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February 18, 2011

Is the War Over?

Serge Guilbaut. ?La guerra ha terminado? from Museo Reina Sof?a on Vimeo.

There's a wonderful show on the fourth floor of the Reina Sophia, Is the War Over? Art in a Divided World (1945-1968), and I was lucky to find this video on the Reina Sophia web site to share it with my friends. When I go to ARCO, I usually frame my time in Madrid pretty tight to the fair. Enjoying the huge assortment of cultural offerings of Madrid is therefore a touch and go affair, and so it was again tonight as I able to visit the Reina Sophia during one of their late night (to midnight!) hours, specially designed to cater to the art fair participants who are otherwise captive to their exhibit booths for the lion share of the day. After grabbing beers and a plate of canap?s at the marvelous Cerveceria Los Gatos on Lope de Vega street, we walked off the grub for a few blocks to catch the few remaining hours of the museum. I was ready to marvel at the collection at the Reina Sophia, but this show blew me away with a whole giant floor (the Reina Sophia was a hospital in a former incarnation, I hazard to recall here), and it was one of those times when there was too much to take in, that "died and gone to heaven/kid in a candy shop" feeling. Most museums try to curate a show from their ambient collections, few succeed. This show at the Reina Sophia is a smashing success: deep content, a dizzying array of works from a huge spectrum of international artists, work after work from artists well known but not seen before (at least for a Yankee abroad like myself), a spotlight on history bright and searing... and all the while the ticking clock of my airline departure schedule loomed like a sword of Damocles. It was a desperate feeling albeit mixed with joy, trying to soak it all in and knowing that time is decidedly not on your side.

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February 15, 2011

Something's Happening

Too many blogposts are slipping through my fingers, most are too good to shrug off. Loyal readers might know that I tend to fall silent while I'm painting, only surging the posts in this blog between paintings. At the moment, I'm traveling to Madrid to visit my gallery Miguel Marcos at the ARCO art fair. Traveling will give me the the time to capture some if not most of the butterflies that got away. Please stay tuned for more to come...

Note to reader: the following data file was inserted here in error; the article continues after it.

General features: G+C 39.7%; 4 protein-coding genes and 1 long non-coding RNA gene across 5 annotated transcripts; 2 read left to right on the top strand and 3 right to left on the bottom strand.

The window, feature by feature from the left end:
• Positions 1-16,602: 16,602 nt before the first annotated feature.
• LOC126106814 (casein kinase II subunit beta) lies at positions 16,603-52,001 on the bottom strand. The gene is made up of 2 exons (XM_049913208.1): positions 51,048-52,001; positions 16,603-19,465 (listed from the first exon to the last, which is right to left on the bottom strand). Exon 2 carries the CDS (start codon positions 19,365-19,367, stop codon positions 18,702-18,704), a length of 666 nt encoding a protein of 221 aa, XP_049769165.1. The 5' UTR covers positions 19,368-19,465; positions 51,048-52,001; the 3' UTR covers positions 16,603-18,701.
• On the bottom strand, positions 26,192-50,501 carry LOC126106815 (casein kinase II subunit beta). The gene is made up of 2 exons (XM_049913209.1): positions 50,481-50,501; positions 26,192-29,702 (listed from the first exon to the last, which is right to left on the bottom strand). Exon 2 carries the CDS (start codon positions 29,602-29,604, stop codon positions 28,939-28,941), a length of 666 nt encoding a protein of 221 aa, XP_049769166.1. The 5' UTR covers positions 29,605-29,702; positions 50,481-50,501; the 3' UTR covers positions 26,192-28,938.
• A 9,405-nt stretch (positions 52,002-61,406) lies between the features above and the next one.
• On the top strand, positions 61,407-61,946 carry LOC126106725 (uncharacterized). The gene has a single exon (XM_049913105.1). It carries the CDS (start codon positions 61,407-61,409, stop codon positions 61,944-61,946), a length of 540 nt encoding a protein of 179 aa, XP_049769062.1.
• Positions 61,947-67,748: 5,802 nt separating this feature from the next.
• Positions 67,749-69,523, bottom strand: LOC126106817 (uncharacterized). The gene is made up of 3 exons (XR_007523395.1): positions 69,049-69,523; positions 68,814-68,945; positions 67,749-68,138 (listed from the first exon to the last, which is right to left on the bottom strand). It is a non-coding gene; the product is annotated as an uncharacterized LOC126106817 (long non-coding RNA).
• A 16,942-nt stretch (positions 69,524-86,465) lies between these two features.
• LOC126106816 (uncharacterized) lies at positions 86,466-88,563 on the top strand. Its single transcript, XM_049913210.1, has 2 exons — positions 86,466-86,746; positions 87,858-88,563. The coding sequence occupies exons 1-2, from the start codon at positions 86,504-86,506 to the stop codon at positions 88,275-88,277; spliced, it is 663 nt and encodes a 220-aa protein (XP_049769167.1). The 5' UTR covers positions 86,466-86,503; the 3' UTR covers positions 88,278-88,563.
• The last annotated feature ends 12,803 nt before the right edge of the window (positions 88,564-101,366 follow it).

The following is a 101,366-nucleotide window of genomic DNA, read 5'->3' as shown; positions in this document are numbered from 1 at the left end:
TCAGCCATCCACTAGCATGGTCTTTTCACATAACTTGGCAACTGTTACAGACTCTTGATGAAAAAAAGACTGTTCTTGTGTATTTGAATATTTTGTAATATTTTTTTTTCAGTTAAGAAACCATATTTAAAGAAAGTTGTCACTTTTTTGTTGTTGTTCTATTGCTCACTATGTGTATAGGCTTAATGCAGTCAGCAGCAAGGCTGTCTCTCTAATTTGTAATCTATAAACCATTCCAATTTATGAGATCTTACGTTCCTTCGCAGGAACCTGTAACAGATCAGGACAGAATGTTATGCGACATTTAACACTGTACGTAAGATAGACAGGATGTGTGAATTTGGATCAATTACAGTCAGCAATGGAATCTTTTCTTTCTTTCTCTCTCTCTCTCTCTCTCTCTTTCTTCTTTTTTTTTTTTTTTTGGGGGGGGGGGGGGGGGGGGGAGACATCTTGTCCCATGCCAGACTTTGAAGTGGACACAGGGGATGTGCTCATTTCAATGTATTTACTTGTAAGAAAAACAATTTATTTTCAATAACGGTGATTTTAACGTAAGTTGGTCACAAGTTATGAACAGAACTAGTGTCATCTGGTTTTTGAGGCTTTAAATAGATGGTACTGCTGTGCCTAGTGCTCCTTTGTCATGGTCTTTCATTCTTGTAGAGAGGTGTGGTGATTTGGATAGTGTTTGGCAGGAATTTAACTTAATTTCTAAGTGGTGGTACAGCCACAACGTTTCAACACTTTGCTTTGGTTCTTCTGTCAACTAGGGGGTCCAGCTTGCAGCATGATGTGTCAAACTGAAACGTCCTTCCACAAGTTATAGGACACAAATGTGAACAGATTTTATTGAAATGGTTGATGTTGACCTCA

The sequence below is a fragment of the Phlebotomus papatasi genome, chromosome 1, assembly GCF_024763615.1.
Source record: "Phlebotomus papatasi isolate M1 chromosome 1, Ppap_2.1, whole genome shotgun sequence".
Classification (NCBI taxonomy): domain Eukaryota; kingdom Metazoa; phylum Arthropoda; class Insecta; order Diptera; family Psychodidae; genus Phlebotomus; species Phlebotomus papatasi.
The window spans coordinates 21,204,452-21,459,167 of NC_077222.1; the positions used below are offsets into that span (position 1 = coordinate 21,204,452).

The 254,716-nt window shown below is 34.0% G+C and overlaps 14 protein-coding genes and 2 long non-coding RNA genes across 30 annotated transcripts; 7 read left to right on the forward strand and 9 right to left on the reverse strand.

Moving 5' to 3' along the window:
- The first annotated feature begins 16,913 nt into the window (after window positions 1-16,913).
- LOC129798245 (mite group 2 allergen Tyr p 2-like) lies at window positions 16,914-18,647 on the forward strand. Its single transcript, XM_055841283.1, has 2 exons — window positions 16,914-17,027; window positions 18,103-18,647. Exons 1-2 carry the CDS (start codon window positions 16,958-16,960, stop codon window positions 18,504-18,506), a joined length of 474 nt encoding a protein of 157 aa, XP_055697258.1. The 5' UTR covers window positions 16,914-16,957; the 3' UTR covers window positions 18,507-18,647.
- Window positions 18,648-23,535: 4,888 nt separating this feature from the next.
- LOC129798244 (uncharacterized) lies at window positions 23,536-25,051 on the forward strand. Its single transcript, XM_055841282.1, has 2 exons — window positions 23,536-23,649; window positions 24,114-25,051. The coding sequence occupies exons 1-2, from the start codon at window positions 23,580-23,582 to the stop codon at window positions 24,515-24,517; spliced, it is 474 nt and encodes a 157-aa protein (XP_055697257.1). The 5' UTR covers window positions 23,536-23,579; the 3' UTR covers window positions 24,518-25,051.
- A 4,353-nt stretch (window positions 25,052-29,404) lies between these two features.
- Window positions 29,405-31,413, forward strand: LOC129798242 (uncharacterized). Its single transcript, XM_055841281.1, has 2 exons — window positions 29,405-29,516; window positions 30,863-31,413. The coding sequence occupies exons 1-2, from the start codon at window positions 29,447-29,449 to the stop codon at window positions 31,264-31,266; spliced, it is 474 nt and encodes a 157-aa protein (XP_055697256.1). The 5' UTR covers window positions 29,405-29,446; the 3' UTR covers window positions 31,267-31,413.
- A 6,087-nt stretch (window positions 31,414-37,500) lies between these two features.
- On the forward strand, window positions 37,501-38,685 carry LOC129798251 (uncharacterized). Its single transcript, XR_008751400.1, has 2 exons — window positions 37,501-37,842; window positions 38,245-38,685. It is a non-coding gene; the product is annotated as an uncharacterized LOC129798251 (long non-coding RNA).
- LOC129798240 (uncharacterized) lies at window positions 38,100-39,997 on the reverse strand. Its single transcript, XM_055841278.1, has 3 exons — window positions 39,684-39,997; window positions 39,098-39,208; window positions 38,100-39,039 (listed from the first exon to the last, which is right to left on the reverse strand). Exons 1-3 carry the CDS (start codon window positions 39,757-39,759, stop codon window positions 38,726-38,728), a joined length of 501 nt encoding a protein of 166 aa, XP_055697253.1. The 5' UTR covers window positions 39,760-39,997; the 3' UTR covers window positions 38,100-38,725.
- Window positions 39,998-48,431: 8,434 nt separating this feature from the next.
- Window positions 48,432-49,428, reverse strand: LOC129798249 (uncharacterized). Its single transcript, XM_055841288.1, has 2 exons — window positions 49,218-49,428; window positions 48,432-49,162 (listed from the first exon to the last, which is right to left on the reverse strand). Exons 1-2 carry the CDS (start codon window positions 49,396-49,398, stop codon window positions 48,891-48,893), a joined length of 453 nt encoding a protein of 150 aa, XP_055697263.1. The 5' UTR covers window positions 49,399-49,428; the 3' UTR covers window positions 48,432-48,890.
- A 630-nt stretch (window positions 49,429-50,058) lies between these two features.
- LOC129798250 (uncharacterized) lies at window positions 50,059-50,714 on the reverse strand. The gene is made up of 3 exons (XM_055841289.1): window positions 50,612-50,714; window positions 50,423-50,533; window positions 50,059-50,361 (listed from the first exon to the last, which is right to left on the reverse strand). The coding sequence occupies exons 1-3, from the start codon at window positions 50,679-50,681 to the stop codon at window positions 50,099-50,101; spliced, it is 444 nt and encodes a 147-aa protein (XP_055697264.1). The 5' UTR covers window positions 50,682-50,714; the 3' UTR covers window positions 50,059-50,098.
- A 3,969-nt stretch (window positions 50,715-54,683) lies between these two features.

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February 11, 2011

LA DriveBy

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February 8, 2011

Angst Journey, Where?s the Dead Man?s Chest

Javier's having an opening next door at WPA:
For Immediate Release:
LA Art : Gallery Opening in Chinatown
WPA, 510 Bernard St., L.A., (JAVIER TAPIA), ?(ANGST JOURNEY, WHERE IS THE DEAD MAN?S CHEST)? (description, sculpture-installation), thru (Feb. 13th until March 6th), Reception Sat. Feb. 12th, 7-10 p.m. (213) 503-5762
Gallery hours: Fri.-Sat. 12-6 p.m.

Press Release

The latest project of the Chilean artist Javier Tapia, with the title: Angst Journey, Where?s the Dead Man?s Chest, will be presented at WPA in China Town, Los Angeles.
The show, opening on Feb. 12th at 19 o?clock, is scheduled to last until March 6th of 2011.

In this project Javier Tapia will present an all over installation who aims to create a metaphorical space, commenting in aspects of the human condition and its struggles of ambition, weather they are mental or physical.
In order to build up this work, Javier Tapia is using mixed narrations; the first one is a direct reference to mountain climbing, more specifically, the climbing of mount Aconcagua, located in Chile, combined with the legend of El Dorado, used by aborigines in the Americas by the time the Conquerors of the New World arrived back in 1492.

The installation is combining mixed elements of theatrical scenography with aspects of scale model making, all together with sounds and light effects. The work invites the viewer to enter a pseudo monument, or a reference to a museum of natural history, where a sort of an ambiguous drama is being remembered and portrayed.

Javier Tapia was born in Santiago, Chile in 1972, and has been living in Europe since 1999. His education in Fine Arts has taken him to the Faculty of Fine Arts of the University of Barcelona between 1999 and 2001 and to a 6 years MFA program at the Royal Academy of Fine Arts between 2004 and 2010. In 2009 he was invited by UCLA to follow the program lead by Prof. Mary Kelly (US), where he had the chance to open his work to the artistic community of Los Angeles.

The exhibition is an initiative of the board members of WPA and is sponsored by the Danish Arts Council.


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Roberta Smith reports today in the NYTimes about the Google Art Project, an online tour of selected offerings from 17 museums, a number of which I hope is growing:
It is very much a work in progress, full of bugs and information gaps, and sometimes blurry, careering virtual tours. But it is already a mesmerizing, world-expanding tool for self-education. You can spend hours exploring it, examining paintings from far off and close up, poking around some of the world?s great museums all by your lonesome. I have, and my advice is: Expect mood swings. This adventure is not without frustrations.
At the same time the chance to look closely at paintings, especially, as made things, really to study the way artists construct an image on a flat surface, is amazing, and great practice for looking at actual works. And while the Internet makes so much in our world more immediate, it is still surprising to see what it can accomplish with the subtle physicality of painting, whether it is the nervous, fractured, tilting brush strokes of Cezanne?s ?Ch?teau Noir? from 1903-4, at the Museum of Modern Art...